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Across India by Oliver Optic

Including an epitome of those great events in India


The

commander, the professor, the surgeon, the young millionaire, and others who have hitherto given the "talks" and lectures for the instruction of the young people, and incidentally of the older ones also, find themselves almost entirely relieved from duty in this direction by those whom the ship's company have saved from inevitable death in the stormy billows of the Arabian Sea. The gratitude of the two titled members of the trio, and their earnest appreciation of the educational object of the long voyage, induce them to make themselves very useful on board.

They do not confine themselves to the duty presented to them in "Conference Hall;" but they are profuse, and even extravagant, in their hospitality, becoming the hosts of the entire party, and treating them like princes in the principal cities of India, in all of which they are quite at home. One of the Hindu maharajahs proves to be an old friend of both of them, and the party reside a week at his court; and the time is given up to the study of manners and customs, as well as to hunting and the sports of the country.

Felix McGavonty, with Kilkenny blood in his veins, is firm in his belief that he ought not to be afraid of snakes, and does for India a little of what St. Patrick did completely for Ireland. The other "live boys," though not so much inclined as the Milesian to battle with the cobra-de-capello, have some experience in shooting tigers, leopards,

deer, pythons, crocodiles, and other game, though not enough to wholly satisfy their natural enterprise.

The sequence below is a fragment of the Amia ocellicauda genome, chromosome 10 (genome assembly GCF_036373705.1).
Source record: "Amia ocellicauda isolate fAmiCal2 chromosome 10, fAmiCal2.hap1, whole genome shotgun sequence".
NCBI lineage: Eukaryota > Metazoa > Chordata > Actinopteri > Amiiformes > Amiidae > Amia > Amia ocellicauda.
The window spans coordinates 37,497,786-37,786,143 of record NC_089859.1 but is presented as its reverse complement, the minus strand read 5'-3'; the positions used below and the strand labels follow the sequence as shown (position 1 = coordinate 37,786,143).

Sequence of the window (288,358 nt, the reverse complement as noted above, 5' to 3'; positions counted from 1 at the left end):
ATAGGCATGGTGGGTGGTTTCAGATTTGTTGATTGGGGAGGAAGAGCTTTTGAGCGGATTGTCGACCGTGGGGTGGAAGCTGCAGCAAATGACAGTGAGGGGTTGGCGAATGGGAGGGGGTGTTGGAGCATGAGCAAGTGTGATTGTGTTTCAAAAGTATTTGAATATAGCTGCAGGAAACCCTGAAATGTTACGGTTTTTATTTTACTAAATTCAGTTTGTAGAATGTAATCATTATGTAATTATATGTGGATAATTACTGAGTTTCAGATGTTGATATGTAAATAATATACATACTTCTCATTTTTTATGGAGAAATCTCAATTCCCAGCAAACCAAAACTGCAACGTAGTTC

The tour of the party is made by railroad in India, from Bombay, taking in Lahore, Delhi, Agra, Cawnpoor, Lucknow, Benares, Calcutta, and by the Guardian-Mother to Madras and Ceylon. On the way and in the cities the titled conductors continue their "talks" and lectures about the places visited, with as much of history as time would permit, including an epitome of those great events in India, the Mutiny of the Sepoys, the "Black Hole," and other events of the past. The speakers were assisted by elaborate maps, which the reader can find in his atlas. Statistics are given to some extent for purposes of comparison. Brief notices of the lives of such men as Bishop Heber, Sir Colin Campbell, Henry Havelock, and others are introduced.

The party did not claim to have seen all there was of India; simply to have obtained "specimen bricks" of the principal cities, with a fair idea of the manners and customs of the people.

WILLIAM. T. ADAMS.

* * * * *

CONTENTS

PAGE

CHAPTER I.

ABOUT FINDING THE LONGITUDE. 1

CHAPTER II.

THE WRECK IN THE ARABIAN SEA. 10

CHAPTER III.

A REVIEW OF THE PAST FOURTEEN MONTHS. 19

CHAPTER IV.

FIRST AND SECOND CUTTERS TO THE RESCUE. 30

CHAPTER V.

THE TITLED GENTLEMEN OF THE TRAVANCORE 40

CHAPTER VI.

THE GENERAL INTRODUCTION IN THE CABIN. 50

CHAPTER VII.

DR. FERROLAN'S EXPLANATION OF THE WRECK 60

CHAPTER VIII.


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